On July 27, the Oregon governor signed SB 485, which outlines licensing provisions for student loan servicers and implements consumer protections for borrowers. Among other things, the act requires, subject to certain exemptions, persons servicing student loans to obtain a license from the Oregon Department of Consumer and Business Services (DCBS). Should the director reasonably believe that a person subject to the act’s provisions is “engaging in or is about to engage in an act or practice that constitutes servicing a student loan in this state without first obtaining a license” the director may order the person to cease and desist, affirmatively perform the act, or may apply to an Oregon circuit court to enjoin the person from engaging in such act or practice. Additionally, the act outlines requirements related to, among other things, (i) licensing applications, including that the director may require applicants to submit applications to the Nationwide Multistate Licensing System instead of, or in addition to, submitting the application to the director; (ii) licensing renewals, reinstatements, and surrenders; (iii) a licensee’s principal place of business; (iv) liquidity standards; and (v) branch closures, relocations, or the opening of new locations. Under the act, the director is also granted general supervisory authority over each licensee in the state, examination authority, and the ability to participate in multistate examinations scheduled and conducted by the Conference of State Bank Supervisors or the CFPB. The director may also investigate borrower complaints and servicers’ policies and procedures, may impose civil penalties for violations of the act’s provisions, and may promulgate rules and take any other actions necessary to undertake and exercise the duties and powers conferred on the position. The act also outlines provisions related to servicing obligations, prohibits student loan servicers from engaging in fraudulent, deceptive, and dishonest activities, and creates a student loan ombudsperson at DCBS to handle complaints against student loan servicers and educate borrowers about loan repayment options. The act took effect on its passage.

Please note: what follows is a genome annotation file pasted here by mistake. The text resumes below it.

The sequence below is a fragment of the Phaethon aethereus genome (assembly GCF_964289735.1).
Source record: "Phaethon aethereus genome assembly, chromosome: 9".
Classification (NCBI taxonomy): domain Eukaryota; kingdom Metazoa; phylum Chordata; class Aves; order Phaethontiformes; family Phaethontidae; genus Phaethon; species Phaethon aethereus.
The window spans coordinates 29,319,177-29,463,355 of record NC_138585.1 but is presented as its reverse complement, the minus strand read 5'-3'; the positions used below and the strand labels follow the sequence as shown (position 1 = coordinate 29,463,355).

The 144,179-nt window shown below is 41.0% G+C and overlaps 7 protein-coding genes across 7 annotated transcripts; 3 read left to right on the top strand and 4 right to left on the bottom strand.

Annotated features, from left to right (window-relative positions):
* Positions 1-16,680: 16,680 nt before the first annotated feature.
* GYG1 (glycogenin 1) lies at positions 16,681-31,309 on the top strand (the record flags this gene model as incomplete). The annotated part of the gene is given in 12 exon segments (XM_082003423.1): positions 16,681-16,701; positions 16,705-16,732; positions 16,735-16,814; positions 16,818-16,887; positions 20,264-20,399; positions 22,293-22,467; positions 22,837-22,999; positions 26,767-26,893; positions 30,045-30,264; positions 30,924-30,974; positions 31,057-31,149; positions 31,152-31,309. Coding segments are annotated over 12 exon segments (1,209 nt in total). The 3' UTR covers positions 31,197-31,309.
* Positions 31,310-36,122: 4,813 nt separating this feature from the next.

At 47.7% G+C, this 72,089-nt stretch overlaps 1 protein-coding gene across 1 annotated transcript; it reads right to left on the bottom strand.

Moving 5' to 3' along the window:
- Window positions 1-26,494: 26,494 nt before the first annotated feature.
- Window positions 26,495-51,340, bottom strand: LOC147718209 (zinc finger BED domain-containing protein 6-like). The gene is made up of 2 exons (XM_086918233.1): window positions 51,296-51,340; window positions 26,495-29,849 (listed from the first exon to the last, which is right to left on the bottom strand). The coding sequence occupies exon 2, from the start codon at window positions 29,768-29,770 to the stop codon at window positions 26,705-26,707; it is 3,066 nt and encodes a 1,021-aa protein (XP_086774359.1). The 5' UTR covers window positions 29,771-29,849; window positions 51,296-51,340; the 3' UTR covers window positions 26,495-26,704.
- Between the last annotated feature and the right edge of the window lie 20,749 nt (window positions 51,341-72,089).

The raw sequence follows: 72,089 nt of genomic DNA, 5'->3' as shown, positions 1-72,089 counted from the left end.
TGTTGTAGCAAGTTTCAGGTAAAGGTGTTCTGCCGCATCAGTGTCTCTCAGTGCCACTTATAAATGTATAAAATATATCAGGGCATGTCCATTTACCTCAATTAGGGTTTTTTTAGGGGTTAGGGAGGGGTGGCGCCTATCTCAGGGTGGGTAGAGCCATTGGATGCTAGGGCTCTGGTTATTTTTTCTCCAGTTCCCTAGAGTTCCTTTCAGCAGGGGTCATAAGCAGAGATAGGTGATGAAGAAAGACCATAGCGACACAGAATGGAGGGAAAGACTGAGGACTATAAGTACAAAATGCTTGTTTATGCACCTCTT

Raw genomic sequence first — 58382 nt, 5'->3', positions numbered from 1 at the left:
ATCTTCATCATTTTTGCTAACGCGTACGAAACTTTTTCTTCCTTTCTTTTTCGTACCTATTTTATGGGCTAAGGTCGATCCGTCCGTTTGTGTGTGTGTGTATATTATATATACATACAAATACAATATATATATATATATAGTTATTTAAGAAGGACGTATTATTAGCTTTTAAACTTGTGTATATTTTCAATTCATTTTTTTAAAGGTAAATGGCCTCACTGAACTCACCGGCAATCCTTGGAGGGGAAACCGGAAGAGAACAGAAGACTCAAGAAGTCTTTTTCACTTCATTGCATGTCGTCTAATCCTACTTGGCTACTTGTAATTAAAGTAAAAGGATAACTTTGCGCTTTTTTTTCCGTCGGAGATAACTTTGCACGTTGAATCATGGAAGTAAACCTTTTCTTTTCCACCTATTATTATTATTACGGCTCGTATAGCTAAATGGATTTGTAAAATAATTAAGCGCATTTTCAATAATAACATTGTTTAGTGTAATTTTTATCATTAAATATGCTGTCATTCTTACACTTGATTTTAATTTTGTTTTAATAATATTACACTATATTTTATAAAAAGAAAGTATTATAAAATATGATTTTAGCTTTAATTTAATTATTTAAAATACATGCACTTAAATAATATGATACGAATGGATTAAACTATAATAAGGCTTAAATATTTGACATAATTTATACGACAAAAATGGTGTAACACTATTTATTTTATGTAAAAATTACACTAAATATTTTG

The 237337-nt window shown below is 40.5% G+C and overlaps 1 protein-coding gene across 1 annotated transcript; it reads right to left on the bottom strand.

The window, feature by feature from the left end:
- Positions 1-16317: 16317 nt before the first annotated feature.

On July 26, the Conference of State Bank Supervisors (CSBS) released model state regulatory prudential standards for nonbank mortgage servicers. The prudential standards provide states with “a consistent framework that ensures covered nonbank servicers maintain the financial capacity to serve consumers and investors with heightened transparency, accountability and risk management standards.” According to CSBS, in the past 10 years, the nonbank mortgage servicer market has grown from 6 percent to 60 percent of the government agency mortgage market, representing at least 45 percent of the servicing market overall, with “[n]onbank mortgage servicers currently administer[ing] roughly three-quarters of the servicing for loans in Ginnie Mae mortgage backed-securities” (encompassing loans to veterans, first-time homebuyers, and low-to-moderate income borrowers). In response to concerns raised by state regulators about the lack of state standards to address servicers’ capital and liquidity levels, as well as inadequate corporate governance and board oversight identified by state and federal examiners, state regulators approved the prudential standards, which focus on two main areas: financial condition and corporate governance. The prudential standards—which “align with existing federal minimum eligibility requirements, wherever practical, to minimize regulatory burden for servicers”—cover both agency and non-agency servicing, and apply to servicers that service at least 2,000 loans and operate in at least two states. Exempt are small servicers that do not meet the minimum requirements, reverse mortgage loan servicers, not-for-profit mortgage servicers, and housing agencies. State agency commissioners are also given the authority to “increase requirements for high-risk servicers or even suspend the requirements in times of economic, societal or environmental volatility.” The prudential standards are part of CSBS’s eight Networked Supervision 2021 priorities, which are intended to advance its “strategy to streamline nonbank licensing and supervision and generate new data for risk analysis through expanded use of technology platforms.”